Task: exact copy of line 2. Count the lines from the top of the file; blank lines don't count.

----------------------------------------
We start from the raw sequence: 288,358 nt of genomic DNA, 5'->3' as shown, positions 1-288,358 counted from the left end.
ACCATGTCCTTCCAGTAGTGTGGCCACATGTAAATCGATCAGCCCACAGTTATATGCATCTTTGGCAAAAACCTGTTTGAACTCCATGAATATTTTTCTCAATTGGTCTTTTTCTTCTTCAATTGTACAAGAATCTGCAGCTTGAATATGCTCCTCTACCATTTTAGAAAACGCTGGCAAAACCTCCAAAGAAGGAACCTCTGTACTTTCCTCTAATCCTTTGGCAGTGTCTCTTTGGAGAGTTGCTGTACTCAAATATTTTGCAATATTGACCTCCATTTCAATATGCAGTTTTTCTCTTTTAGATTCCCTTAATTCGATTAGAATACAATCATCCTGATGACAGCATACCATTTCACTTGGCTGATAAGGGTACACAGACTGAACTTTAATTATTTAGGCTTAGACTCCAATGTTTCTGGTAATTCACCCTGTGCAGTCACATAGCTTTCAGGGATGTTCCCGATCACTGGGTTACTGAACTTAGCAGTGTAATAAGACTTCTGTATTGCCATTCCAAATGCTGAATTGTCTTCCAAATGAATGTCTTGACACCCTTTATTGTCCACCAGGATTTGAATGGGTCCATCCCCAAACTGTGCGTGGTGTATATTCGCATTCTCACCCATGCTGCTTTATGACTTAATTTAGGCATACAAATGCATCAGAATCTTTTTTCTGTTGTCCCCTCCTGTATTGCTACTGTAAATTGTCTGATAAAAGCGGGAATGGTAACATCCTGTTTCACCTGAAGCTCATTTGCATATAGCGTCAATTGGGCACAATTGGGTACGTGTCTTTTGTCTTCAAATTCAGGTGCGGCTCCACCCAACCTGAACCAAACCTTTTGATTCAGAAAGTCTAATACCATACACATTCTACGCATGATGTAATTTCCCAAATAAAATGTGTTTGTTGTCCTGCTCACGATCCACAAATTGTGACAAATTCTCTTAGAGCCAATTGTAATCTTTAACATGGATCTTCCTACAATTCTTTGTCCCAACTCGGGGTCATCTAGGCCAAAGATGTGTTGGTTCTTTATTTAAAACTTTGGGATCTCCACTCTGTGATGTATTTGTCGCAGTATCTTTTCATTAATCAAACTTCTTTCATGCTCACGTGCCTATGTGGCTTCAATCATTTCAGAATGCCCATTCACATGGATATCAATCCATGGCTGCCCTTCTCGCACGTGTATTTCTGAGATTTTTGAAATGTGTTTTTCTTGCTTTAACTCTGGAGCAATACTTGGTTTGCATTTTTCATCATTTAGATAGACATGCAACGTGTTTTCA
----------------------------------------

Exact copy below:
ACCATGTCCTTCCAGTAGTGTGGCCACATGTAAATCGATCAGCCCACAGTTATATGCATCTTTGGCAAAAACCTGTTTGAACTCCATGAATATTTTTCTCAATTGGTCTTTTTCTTCTTCAATTGTACAAGAATCTGCAGCTTGAATATGCTCCTCTACCATTTTAGAAAACGCTGGCAAAACCTCCAAAGAAGGAACCTCTGTACTTTCCTCTAATCCTTTGGCAGTGTCTCTTTGGAGAGTTGCTGTACTCAAATATTTTGCAATATTGACCTCCATTTCAATATGCAGTTTTTCTCTTTTAGATTCCCTTAATTCGATTAGAATACAATCATCCTGATGACAGCATACCATTTCACTTGGCTGATAAGGGTACACAGACTGAACTTTAATTATTTAGGCTTAGACTCCAATGTTTCTGGTAATTCACCCTGTGCAGTCACATAGCTTTCAGGGATGTTCCCGATCACTGGGTTACTGAACTTAGCAGTGTAATAAGACTTCTGTATTGCCATTCCAAATGCTGAATTGTCTTCCAAATGAATGTCTTGACACCCTTTATTGTCCACCAGGATTTGAATGGGTCCATCCCCAAACTGTGCGTGGTGTATATTCGCATTCTCACCCATGCTGCTTTATGACTTAATTTAGGCATACAAATGCATCAGAATCTTTTTTCTGTTGTCCCCTCCTGTATTGCTACTGTAAATTGTCTGATAAAAGCGGGAATGGTAACATCCTGTTTCACCTGAAGCTCATTTGCATATAGCGTCAATTGGGCACAATTGGGTACGTGTCTTTTGTCTTCAAATTCAGGTGCGGCTCCACCCAACCTGAACCAAACCTTTTGATTCAGAAAGTCTAATACCATACACATTCTACGCATGATGTAATTTCCCAAATAAAATGTGTTTGTTGTCCTGCTCACGATCCACAAATTGTGACAAATTCTCTTAGAGCCAATTGTAATCTTTAACATGGATCTTCCTACAATTCTTTGTCCCAACTCGGGGTCATCTAGGCCAAAGATGTGTTGGTTCTTTATTTAAAACTTTGGGATCTCCACTCTGTGATGTATTTGTCGCAGTATCTTTTCATTAATCAAACTTCTTTCATGCTCACGTGCCTATGTGGCTTCAATCATTTCAGAATGCCCATTCACATGGATATCAATCCATGGCTGCCCTTCTCGCACGTGTATTTCTGAGATTTTTGAAATGTGTTTTTCTTGCTTTAACTCTGGAGCAATACTTGGTTTGCATTTTTCATCATTTAGATAGACATGCAACGTGTTTTCA